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6 Signs It’s Time to Change Your Life

6 Signs It’s Time to Change Your Life

Is it time to make some changes in your life? It just might be. Life is too short to not live it to the fullest.

Here are some signs it’s time to change your life.

1. Every week, you cannot wait for Friday.

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    Fridays are fun, but one thing I’ve discovered in my quest to find and do work I absolutely love is that almost every day can be really fun. If you’re saving all your living for the weekends, it’s time to truly think about your lifestyle and consider making some changes. Don’t get me wrong; it’s great to have plans you look forward to on the weekends, but what if you could have that excited Friday feeling most, if not all, days of the week? It takes a lot of self-discovery and work, but it’s truly possible to live a life you love—even on Mondays.

    2. You live for your vacations.

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      Vacations are great, but what’s even better is building a life you don’t need to take a vacation from. As Seth Godin said, “Instead of wondering when your next vacation is, maybe you should set up a life you don’t need to escape from.” Vacations are fun and exciting, but even better is building a life where you have the potential to do what lights you up many weeks of the year, not just your two allotted vacation weeks.

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      3. When you stop and think about it, you’re really not focusing your life on your priorities.

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        Write down your 3 top priorities. Then write down the 3 things you focus most of your life on. Are you spending your time living your top priorities? Consistently spending time doing what matters most to you is one of the keys to feeling fulfilled in your life. If you’re not focusing your life on what’s important to you, it’s time to make some changes.

        4. You have no idea what lights you up, and you don’t have the space in your life to discover it.

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          If you haven’t found your passion in your current life, you’re not going to find it if you continue to do your same routine, over and over, year after year. In order to discover what lights you up, start by creating the space in your life to seek it. Give yourself time to figure out who you are, what your strengths are, and what picques your interest. Experiment with learning new things, spending time with inspiring people, and doing more of what excites you and less of the things that suck your energy.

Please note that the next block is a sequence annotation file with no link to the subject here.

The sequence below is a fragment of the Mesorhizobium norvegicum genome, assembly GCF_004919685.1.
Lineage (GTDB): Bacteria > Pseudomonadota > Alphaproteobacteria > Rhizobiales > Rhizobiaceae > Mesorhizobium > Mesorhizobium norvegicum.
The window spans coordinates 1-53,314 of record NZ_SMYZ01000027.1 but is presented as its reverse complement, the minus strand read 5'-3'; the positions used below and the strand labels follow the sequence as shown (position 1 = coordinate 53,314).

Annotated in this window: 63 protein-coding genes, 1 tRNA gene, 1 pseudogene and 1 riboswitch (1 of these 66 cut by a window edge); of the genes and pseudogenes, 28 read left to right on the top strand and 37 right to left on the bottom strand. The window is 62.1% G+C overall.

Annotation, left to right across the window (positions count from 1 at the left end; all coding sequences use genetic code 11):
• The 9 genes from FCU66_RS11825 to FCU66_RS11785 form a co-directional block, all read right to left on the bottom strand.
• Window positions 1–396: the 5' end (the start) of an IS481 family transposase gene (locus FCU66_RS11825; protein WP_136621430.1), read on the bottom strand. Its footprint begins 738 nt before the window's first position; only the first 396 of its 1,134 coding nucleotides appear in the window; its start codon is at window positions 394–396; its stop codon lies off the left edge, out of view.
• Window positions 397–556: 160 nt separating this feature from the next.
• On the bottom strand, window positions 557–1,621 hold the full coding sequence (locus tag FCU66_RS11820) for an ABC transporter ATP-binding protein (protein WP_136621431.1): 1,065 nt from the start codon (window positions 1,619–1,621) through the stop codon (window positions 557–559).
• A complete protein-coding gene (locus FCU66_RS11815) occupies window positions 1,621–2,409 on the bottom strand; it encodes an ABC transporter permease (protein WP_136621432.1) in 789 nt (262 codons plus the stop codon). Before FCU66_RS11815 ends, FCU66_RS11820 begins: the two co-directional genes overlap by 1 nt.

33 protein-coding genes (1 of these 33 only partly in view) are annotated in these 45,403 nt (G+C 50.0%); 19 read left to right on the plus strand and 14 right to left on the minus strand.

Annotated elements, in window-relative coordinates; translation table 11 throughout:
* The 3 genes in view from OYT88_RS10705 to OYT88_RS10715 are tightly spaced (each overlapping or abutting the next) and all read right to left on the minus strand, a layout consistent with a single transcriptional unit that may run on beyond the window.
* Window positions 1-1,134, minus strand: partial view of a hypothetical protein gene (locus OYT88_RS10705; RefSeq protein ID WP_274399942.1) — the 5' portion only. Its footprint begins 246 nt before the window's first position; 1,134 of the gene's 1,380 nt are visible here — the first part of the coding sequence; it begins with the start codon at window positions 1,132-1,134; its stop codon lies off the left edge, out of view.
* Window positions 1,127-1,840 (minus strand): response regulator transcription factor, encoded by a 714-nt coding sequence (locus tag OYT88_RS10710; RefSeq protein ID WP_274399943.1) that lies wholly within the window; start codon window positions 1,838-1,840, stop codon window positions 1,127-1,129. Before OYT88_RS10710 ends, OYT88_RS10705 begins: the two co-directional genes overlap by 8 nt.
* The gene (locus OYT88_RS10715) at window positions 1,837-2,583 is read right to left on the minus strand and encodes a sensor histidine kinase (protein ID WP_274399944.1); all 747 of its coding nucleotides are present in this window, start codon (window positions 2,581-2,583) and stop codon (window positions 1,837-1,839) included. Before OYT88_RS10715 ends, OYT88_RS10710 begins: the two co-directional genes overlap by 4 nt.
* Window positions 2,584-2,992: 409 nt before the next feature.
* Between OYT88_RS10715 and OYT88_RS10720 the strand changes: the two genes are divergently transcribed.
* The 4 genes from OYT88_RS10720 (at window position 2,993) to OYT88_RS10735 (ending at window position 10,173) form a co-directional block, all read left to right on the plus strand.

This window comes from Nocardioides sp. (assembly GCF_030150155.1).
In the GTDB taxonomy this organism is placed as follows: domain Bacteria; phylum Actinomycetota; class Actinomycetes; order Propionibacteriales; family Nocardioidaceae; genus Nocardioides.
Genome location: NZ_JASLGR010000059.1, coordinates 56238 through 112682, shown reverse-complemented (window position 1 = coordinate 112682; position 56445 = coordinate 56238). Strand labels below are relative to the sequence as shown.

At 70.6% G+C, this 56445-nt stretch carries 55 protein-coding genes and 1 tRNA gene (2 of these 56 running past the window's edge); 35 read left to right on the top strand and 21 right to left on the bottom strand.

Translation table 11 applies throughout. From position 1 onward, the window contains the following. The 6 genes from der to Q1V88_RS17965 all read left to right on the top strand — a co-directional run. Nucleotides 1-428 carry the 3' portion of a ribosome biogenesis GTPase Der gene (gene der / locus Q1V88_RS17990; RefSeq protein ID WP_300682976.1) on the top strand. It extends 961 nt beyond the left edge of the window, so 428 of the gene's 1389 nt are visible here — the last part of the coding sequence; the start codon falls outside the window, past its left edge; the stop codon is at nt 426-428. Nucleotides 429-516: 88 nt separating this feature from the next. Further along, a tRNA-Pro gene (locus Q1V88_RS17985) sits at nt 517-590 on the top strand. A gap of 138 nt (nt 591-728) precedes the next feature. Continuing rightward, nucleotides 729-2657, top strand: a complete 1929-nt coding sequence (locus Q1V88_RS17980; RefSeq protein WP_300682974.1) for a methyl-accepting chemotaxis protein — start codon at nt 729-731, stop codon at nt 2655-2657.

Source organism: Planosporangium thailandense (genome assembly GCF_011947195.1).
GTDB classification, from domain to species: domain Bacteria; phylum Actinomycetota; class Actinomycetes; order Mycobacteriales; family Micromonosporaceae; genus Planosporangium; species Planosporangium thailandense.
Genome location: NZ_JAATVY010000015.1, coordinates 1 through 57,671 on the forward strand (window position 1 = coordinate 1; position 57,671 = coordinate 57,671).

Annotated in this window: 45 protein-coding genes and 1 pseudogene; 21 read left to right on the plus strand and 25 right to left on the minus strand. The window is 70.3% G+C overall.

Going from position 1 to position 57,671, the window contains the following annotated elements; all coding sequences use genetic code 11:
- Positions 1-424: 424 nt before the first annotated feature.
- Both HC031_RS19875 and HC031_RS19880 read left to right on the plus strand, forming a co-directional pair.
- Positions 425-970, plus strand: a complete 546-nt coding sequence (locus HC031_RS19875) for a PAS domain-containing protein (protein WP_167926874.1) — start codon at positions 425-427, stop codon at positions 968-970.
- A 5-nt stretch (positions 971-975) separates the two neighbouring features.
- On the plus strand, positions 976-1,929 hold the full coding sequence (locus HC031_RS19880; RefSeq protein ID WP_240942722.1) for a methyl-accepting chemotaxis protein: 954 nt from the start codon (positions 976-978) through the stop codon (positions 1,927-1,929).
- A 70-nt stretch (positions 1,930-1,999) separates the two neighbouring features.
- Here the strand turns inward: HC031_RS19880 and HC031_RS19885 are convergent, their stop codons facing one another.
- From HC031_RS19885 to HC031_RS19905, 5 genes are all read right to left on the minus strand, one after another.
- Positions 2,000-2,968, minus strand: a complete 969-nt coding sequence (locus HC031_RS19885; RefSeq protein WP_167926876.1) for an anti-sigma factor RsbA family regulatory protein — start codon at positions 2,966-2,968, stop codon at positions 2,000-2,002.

5. You’re frequently jealous.

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            If you find yourself frequently feeling jealous of someone, there are 3 changes to consider making:

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            1. Make a point to focus on your path instead of his or her journey. Sometimes this involves taking a break from social media.
            2. Get inspired from the person you’re jealous of, and work toward a similar goal in your life.
            3. Decide what the other person has is not something you are willing to put in the effort to achieve, so you’ll cheer him or her on but choose to not be jealous.

            When you are feeling jealous, consider why you want what the other person has, and what your motives are. Living a life on your terms, focused on your priorities, passions, and strengths, will provide you with much more fulfillment than trying to be somebody else.

            6. You can’t remember the last time you stepped out of your comfort zone.

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              According to Neale Donald Walsch, “Life begins at the end of your comfort zone.” Your life can become even more amazing if you stretch beyond your comfort zone. If you’re not sure where to start, try the tips in this article about small ways to step out of your comfort zone.

              Life is too short to spend your years not living to your full potential. If you decide you’re ready to change your life, I encourage you to start taking small action steps toward the life you want to live. Keep moving forward.

              Featured photo credit: Lauren McKinnon/https://flickr.com via flickr.com

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              Dr. Kerry Petsinger

              Entrepreneur, Mindset & Performance Coach, & Doctor of Physical Therapy

              Feeling Stuck in Life? How to Never Get Stuck Again How to Find the Purpose of Life and Start Living a Fulfilling Life Don’t like your job? Here are some solutions. How People Make Decisions That Are Bad For Them How to Have a Successful Career and a Fulfilling Personal Life

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              Last Updated on November 11, 2019

              How to Improve Memory and Boost Your Brainpower

              How to Improve Memory and Boost Your Brainpower

              Have you ever noticed that some people are able to effortlessly remember even the most mundane details and quickly comprehend new things? Well, you can too!

              To unlock the full potential of your brain, you need to keep it active and acute. Wasting time on your couch watching mindless television shows or scrolling through facebook is not going to help.

              Besides getting out flashcards, what can you do to help remember things better and learn new things more quickly? Check out these 10 effective ways on how to improve memory:

              1. Exercise and Get Your Body Moving

              Exercising doesn’t just exercise the body, it also helps to exercise your brain. Obesity and the myriad of diseases that eventually set in as a result of being overweight can cause serious harm to the brain.

              Furthermore, without regular exercise, plaque starts to build up in your arteries, and your blood vessels begin to lose the ability to effectively pump blood. Plaque buildup leads to heart attacks and it also reduces the amount of oxygen and nutrients that your blood carries to your brain. When the nutrients don’t make it there, the brain’s ability to function is compromised.